• the unicode(1) command, to lookup individual characters to disambiguate, for example, - (U+002D HYPHEN-MINUS, the minus sign next to zero on US keyboards) and − (U+2212 MINUS SIGN, a math symbol)

  • searchable list of characters and their names - roughly equivalent to the unicode(1) command, but in one page, amazingly the /usr/share/unicode database doesn't have any one file like this

  • bits/UTF-8-Unicode-Test-Documents - full list of UTF-8 characters

  • UTF-8 encoded plain text file - nice examples of edge cases, curly quotes example and box drawing alignment test which, incidentally, showed me I needed specific faces customisation in Emacs to get the Markdown code areas to display properly, also the idea of comparing various dashes

  • sample sentences in many languages - unused, "Sentences that contain all letters commonly used in a language"

  • UTF-8 sampler - unused, similar

Other fonts

In my previous blog post about fonts, I had a list of alternative fonts, but it seems people are not digging through this, so I figured I would redo the list here to preempt "but have you tried Jetbrains mono" kind of comments.

My requirements are:

  • no ligatures: yes, in the previous post, I wanted ligatures but I have changed my mind. after testing this, I find them distracting, confusing, and they often break the monospace nature of the display
  • monospace: this is to display code
  • italics: often used when writing Markdown, where I do make use of italics... Emacs falls back to underlining text when lacking italics which is hard to read
  • free-ish, ultimately should be packaged in Debian

Here is the list of alternatives I have considered in the past and why I'm not using them:

  • agave: recommended by tarzeau, not sure I like the lowercase a, a bit too exotic, packaged as fonts-agave

  • Cascadia code: optional ligatures, multilingual, not liking the alignment, ambiguous parenthesis (look too much like square brackets), new default for Windows Terminal and Visual Studio, packaged as fonts-cascadia-code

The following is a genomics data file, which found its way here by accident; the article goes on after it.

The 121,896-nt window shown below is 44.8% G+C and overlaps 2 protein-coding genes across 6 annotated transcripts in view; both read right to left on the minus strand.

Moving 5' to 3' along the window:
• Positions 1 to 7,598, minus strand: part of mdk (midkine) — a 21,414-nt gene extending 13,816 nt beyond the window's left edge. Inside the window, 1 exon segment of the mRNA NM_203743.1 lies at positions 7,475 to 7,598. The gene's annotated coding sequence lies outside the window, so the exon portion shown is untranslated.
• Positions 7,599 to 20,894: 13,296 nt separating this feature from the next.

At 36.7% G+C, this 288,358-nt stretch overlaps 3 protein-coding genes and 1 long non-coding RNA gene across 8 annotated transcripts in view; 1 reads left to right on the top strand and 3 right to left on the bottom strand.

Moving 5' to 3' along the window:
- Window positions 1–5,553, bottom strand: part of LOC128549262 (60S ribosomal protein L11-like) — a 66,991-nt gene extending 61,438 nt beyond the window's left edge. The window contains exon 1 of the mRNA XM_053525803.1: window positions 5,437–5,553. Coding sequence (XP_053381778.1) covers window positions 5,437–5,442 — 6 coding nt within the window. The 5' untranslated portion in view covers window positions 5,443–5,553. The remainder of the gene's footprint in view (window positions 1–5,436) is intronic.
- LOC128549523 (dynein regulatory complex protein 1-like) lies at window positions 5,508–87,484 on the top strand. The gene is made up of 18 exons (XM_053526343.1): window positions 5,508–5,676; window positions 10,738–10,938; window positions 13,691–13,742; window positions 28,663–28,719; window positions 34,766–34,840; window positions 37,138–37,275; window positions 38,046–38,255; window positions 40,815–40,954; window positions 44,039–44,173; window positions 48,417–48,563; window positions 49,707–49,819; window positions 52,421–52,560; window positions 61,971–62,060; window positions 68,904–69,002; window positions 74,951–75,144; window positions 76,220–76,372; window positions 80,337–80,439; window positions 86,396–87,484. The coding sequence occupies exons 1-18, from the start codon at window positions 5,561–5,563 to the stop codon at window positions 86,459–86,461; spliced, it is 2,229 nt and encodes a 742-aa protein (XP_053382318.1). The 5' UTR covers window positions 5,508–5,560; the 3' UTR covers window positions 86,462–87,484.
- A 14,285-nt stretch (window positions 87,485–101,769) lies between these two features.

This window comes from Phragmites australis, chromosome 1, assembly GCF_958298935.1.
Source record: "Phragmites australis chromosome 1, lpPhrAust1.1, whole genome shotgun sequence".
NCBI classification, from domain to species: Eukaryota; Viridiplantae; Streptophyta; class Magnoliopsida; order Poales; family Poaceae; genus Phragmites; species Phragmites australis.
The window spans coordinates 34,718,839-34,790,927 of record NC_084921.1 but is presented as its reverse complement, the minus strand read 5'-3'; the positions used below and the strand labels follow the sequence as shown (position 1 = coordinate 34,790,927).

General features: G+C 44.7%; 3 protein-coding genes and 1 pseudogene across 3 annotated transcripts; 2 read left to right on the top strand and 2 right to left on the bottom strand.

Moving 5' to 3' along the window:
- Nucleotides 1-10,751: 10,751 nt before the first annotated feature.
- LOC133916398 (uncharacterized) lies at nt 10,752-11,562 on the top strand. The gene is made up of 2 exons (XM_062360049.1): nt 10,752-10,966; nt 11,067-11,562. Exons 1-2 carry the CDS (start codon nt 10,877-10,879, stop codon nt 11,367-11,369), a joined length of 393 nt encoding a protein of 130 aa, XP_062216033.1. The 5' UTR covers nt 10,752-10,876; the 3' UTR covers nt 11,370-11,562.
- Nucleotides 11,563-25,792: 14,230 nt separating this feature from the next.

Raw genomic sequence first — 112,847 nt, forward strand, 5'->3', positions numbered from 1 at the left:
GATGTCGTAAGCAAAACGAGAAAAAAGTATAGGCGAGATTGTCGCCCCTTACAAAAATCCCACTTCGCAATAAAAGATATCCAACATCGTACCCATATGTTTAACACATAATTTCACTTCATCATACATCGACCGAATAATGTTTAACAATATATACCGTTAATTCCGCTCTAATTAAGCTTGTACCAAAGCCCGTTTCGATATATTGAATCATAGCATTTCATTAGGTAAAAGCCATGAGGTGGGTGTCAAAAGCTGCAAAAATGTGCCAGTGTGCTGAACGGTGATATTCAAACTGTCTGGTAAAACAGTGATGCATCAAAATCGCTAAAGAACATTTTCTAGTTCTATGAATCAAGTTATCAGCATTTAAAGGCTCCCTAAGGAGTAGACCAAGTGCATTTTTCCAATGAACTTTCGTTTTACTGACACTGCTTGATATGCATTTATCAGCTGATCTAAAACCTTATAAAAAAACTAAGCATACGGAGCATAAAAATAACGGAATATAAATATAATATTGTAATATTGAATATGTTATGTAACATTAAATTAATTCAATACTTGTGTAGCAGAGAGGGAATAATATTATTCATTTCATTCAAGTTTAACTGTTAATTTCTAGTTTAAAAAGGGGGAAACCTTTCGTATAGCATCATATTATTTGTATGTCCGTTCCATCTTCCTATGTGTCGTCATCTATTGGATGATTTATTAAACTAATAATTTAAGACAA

• Fira Code: ligatures, was using Fira Mono from which it is derived, lacking italics except for forks, interestingly, Fira Code succeeds the alignment test but Fira Mono fails to show the X signs properly! packaged as fonts-firacode

  • Hack: no ligatures, very similar to Fira, italics, good alternative, fails the X test in box alignment, packaged as fonts-hack

  • Hermit: no ligatures, smaller, alignment issues in box drawing and dashes, packaged as fonts-hermit somehow part of cool-retro-term

  • IBM Plex: irritating website, replaces Helvetica as the IBM corporate font, no ligatures by default, italics, proportional alternatives, serifs and sans, multiple languages, partial failure in box alignment test (X signs), fancy curly braces contrast perhaps too much with the rest of the font, packaged in Debian as fonts-ibm-plex

  • Intel One Mono: nice legibility, no ligatures, alignment issues in box drawing, not packaged in Debian

  • Iosevka: optional ligatures, italics, multilingual, good legibility, has a proportional option, serifs and sans, line height issue in box drawing, fails dash test, not in Debian

  • Jetbrains Mono: (mandatory?) ligatures, good coverage, originally rumored to be not DFSG-free (Debian Free Software Guidelines) but ultimately packaged in Debian as fonts-jetbrains-mono

  • Monoid: optional ligatures, feels much "thinner" than Jetbrains, not liking alignment or spacing on that one, ambiguous 2Z, problems rendering box drawing, packaged as fonts-monoid